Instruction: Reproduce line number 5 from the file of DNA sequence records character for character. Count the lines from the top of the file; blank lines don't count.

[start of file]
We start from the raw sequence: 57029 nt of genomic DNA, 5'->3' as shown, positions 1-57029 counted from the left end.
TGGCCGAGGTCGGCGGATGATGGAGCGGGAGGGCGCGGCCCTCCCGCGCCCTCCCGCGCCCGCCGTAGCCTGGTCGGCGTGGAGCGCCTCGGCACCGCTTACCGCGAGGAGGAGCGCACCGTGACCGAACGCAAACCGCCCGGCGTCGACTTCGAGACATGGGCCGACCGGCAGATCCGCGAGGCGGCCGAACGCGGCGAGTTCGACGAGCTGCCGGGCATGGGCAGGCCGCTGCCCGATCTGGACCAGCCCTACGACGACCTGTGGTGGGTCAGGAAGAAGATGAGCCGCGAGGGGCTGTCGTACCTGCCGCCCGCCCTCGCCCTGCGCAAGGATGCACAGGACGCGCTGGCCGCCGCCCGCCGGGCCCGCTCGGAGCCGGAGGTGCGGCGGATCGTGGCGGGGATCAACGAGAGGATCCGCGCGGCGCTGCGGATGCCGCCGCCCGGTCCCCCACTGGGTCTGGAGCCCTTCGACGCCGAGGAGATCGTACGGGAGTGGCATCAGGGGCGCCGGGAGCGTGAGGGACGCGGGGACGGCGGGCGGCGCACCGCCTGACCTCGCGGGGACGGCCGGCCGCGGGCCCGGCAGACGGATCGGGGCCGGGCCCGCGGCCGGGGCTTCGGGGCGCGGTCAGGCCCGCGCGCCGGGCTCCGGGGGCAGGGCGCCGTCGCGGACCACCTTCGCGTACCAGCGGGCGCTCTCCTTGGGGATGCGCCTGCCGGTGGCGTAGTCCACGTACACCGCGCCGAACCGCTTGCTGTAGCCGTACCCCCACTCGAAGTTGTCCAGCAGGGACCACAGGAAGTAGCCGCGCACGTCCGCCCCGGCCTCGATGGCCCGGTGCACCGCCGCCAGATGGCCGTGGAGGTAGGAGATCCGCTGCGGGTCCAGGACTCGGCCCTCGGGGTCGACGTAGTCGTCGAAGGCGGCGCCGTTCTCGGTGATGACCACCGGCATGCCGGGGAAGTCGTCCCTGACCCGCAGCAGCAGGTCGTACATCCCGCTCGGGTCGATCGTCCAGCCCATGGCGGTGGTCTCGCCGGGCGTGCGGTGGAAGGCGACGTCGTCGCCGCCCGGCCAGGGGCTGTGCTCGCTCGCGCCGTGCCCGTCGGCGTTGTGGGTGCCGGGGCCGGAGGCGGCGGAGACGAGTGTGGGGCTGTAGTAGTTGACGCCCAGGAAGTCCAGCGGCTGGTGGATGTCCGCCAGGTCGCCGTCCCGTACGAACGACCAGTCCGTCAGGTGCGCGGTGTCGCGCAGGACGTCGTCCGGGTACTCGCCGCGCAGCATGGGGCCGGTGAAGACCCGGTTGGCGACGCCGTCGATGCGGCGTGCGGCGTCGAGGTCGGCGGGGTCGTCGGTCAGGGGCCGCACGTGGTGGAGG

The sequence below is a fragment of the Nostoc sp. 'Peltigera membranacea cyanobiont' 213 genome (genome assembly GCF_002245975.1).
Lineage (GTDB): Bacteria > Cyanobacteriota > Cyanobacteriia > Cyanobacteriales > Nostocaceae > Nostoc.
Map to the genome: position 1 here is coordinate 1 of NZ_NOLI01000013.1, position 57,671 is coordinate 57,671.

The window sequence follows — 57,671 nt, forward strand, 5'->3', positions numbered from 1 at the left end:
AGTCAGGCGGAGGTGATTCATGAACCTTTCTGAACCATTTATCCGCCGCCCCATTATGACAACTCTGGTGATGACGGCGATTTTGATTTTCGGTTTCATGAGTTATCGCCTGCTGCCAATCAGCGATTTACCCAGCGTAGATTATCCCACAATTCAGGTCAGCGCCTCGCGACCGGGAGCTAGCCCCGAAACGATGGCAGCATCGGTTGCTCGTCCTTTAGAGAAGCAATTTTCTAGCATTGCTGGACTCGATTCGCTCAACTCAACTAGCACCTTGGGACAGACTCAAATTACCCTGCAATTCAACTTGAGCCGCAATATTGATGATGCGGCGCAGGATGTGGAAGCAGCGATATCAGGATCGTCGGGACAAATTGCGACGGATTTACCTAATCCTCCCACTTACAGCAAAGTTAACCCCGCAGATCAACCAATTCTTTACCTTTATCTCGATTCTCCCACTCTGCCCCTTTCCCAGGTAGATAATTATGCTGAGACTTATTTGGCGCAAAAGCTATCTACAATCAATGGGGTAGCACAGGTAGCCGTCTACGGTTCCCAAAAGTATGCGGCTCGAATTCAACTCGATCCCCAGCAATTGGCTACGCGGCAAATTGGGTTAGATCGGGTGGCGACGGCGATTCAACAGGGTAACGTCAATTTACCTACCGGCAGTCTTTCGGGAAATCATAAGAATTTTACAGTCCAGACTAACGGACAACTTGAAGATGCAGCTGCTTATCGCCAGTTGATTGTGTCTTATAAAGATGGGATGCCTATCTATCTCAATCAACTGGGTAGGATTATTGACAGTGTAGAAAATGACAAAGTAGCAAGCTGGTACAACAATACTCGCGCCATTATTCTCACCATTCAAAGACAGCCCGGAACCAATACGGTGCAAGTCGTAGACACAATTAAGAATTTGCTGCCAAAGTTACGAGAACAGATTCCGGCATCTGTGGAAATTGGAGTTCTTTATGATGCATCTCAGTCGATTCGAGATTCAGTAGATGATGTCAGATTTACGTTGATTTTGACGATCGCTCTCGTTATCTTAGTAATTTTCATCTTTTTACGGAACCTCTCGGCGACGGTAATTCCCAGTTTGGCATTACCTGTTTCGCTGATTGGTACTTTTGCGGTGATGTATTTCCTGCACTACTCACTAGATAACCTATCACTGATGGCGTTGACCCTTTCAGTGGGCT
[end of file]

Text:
Map to the genome: position 1 here is coordinate 1 of NZ_NOLI01000013.1, position 57,671 is coordinate 57,671.